Maybe this is where God is leading His church today–another revival, a step away from the shallow, technology-obsessed, discontent world we’ve let take over our lives. Maybe the future of our faith is a return to the simple majesty and wonder that the early Christians had for their Savior.

I’m currently reading Mark Batterson’s book, Primal. In his opening chapters, Batterson says he took a trip to Rome and embarked on an underground tour into the catacombs of an ancient church, which were hidden under layers of church buildings that were topped off by a cathedral–as was the Roman habit, to build on top of preexisting buildings, century after century.

He writes, “As I tried to absorb the significance of where I was, I couldn’t help but wonder if our generation has conveniently forgotten how inconvenient it can be to follow in the footsteps of Christ. I couldn’t help but wonder if we have diluted the truths of Christianity and settled for superficialities. I couldn’t help but wonder if we have accepted a form of Christianity that is more educated but less powerful, more civilized but less compassionate, more acceptable but less authentic than that which our spiritual ancestors practiced.

Over the last two thousand years, Christianity has evolved in lots of ways. We’ve come out of the catacombs and built majestic cathedrals with all the bells and steeples. Theologians have given us creeds and canons. Churches have added pews and pulpits, hymnals and organs, committees and liturgies. And the IRS has given us 501(c)(3) status. And there is nothing inherently wrong with any of those things. But none of those things is primal. And I wonder, almost like the Roman effect of building things on top of things, if the accumulated layers of Christian traditions and institutions have unintentionally obscured what lies beneath.”

I’ve talked to a lot of unchurched people about Christ in the last several years–probably upwards of 100. And when I really think about it, their opposition to Christianity usually isn’t Christ–it seems to be an opposition to what Batterson aptly described, “the accumulated layers of Christian traditions and institutions”.

Maybe our best hope for the future is to strip away these layers and reveal the raw majesty of God, the Almighty Creator who fashioned neurons and cells in the tiniest of organisms. To show people the passionate love of Jesus, who didn’t worry about being inoffensive and politically correct, but who truly embraced everyone. To share the power and creativity of the Holy Spirit, which equips and empowers average people in incomprehensible ways.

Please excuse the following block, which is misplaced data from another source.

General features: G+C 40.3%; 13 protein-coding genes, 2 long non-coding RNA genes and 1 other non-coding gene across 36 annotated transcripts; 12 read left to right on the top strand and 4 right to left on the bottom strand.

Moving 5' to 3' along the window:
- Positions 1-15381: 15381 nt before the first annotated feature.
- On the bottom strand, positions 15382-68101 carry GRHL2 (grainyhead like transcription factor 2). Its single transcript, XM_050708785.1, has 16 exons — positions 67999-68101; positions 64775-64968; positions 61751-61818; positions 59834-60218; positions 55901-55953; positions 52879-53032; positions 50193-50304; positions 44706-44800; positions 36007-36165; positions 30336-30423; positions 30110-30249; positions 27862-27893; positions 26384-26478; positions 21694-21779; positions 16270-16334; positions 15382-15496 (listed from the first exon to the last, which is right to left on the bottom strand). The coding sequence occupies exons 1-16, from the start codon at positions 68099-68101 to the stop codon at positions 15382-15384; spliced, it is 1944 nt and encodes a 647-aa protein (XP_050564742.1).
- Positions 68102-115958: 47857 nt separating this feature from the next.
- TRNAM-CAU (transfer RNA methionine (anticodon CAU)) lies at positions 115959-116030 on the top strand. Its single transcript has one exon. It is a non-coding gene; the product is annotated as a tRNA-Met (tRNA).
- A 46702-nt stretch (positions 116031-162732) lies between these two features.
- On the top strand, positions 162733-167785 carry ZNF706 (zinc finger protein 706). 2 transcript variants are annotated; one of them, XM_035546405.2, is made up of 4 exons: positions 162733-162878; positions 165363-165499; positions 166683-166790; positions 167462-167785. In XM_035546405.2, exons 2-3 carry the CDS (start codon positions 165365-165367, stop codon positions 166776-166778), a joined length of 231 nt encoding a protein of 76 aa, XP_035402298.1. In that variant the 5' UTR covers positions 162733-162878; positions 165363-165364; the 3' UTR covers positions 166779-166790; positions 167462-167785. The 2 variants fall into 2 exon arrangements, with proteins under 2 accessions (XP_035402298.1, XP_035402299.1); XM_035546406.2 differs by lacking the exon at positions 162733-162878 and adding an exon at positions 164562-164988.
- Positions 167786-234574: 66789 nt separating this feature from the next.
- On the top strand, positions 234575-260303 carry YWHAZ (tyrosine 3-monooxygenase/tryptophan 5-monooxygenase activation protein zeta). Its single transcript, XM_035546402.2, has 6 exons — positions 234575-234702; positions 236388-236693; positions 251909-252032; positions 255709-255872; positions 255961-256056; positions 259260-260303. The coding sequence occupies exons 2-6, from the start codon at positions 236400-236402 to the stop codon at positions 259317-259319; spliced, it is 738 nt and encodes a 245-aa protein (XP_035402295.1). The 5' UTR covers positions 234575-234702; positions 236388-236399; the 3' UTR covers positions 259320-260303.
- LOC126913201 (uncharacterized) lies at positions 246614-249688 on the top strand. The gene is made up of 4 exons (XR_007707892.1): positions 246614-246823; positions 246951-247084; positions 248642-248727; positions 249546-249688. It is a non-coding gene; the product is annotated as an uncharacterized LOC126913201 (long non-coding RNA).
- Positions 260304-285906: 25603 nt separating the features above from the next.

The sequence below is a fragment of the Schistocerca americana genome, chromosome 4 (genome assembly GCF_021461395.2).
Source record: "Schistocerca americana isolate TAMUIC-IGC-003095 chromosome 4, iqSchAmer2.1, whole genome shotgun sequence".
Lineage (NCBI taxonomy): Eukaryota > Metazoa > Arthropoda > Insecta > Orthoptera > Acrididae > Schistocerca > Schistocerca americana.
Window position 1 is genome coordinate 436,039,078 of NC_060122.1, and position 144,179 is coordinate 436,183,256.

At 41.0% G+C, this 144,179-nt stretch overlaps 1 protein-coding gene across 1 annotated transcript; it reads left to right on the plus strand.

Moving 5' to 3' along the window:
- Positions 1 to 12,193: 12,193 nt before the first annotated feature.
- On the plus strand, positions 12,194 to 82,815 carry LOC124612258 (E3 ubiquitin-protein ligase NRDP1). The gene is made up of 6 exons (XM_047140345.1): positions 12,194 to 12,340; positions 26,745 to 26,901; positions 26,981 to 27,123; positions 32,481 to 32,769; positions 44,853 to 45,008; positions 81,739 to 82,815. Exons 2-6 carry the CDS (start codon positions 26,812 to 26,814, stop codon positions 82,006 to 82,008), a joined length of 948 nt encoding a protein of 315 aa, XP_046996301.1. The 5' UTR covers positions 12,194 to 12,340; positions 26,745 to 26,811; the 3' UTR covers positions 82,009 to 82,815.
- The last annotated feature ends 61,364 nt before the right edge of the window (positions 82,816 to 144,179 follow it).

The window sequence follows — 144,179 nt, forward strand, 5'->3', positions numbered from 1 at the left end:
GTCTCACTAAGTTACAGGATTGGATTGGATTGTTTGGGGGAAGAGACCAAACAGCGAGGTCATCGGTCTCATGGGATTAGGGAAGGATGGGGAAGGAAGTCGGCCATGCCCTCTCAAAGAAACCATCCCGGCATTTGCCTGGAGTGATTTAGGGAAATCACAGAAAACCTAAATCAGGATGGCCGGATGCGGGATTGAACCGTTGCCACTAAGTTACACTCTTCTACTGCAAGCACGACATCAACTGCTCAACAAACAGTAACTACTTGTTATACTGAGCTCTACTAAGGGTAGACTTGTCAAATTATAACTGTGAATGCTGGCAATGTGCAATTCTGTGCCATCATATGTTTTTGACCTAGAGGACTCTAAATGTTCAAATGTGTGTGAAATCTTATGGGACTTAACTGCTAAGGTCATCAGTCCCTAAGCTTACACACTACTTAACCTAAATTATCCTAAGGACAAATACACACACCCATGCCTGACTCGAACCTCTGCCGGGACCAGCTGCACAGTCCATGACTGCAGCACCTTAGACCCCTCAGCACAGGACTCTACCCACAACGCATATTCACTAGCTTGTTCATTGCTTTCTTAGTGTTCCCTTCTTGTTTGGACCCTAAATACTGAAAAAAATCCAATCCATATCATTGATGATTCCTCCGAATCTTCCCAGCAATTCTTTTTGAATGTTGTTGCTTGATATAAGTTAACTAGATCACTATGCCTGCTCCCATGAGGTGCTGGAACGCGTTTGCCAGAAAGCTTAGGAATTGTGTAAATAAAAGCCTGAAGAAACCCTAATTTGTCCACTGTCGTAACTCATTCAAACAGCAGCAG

Maybe our generation needs its own Nehemiah…


Vegas…or A Weekend With Middle Schoolers?

2 11 2010

It’s been too long since I last posted. I know, because I’ve heard it from nearly a dozen of you people–“Cassssssie, when are you going to write another post?”

It harkens me back to my days on the mission trip this summer, when I literally got sick of hearing my own name because I heard it so dang often:

“Cassie, what time is dinner?”

“Cassie, where’s my medicine?”

“Cassie, where are we going next?”

Multiply that by 30 kids for 7 days straight, and you get the picture.

So, the reason for my absence from the blogosphere is pretty simple–I’ve been crazy busy. In the last few weeks, I’ve been writing curriculum for our Wednesday night Bible studies, planning a whole slew of winter and spring classes and activities, and putting together our annual Encounter Camp, a giant retreat for our middle school students and their small group  leaders–among the other rigorous duties of my job.

Incidentally, while I was spending my weekend with a slew of middle schoolers busy teepeeing my door at 3:00 am, my brother was at a conference in Vegas, schmoozing it up with cocktails, fancy dinners, and expensive shows.

Hmm...must be nice...

I don’t have the most glamorous job in the world, that’s for sure.

But–sometimes glamor fizzles in the face of unmistakably real, life-shaking events that punctuate my ministry on occasion.

Let me explain.

Our Encounter Camp was incredible this year. It’s always a privilege to work with such wonderful and servant-minded leaders, and I always leave this weekend feeling blessed to interact with so many people.

This year, for only the second time, we had a “Parent Recap”, where we spent half an hour sharing details from the weekend–highlights of where we had seen God working, what we talked about, our favorite things from the Camp, and how parents could help their kids carry that spiritual growth they experienced at Camp with them through their daily life. It was inspiring to see so many parents excited about their kids’ relationship with Christ.

Honestly, I think one of my favorite parts of this whole weekend was simply hanging out with people. I absolutely love getting to know these kids and adult leaders–and it’s been fascinating to watch how the Holy Spirit has worked through them to mold them in the last few years.

I’ve been able to witness first-hand how some of these kids have grown into Godly young adults.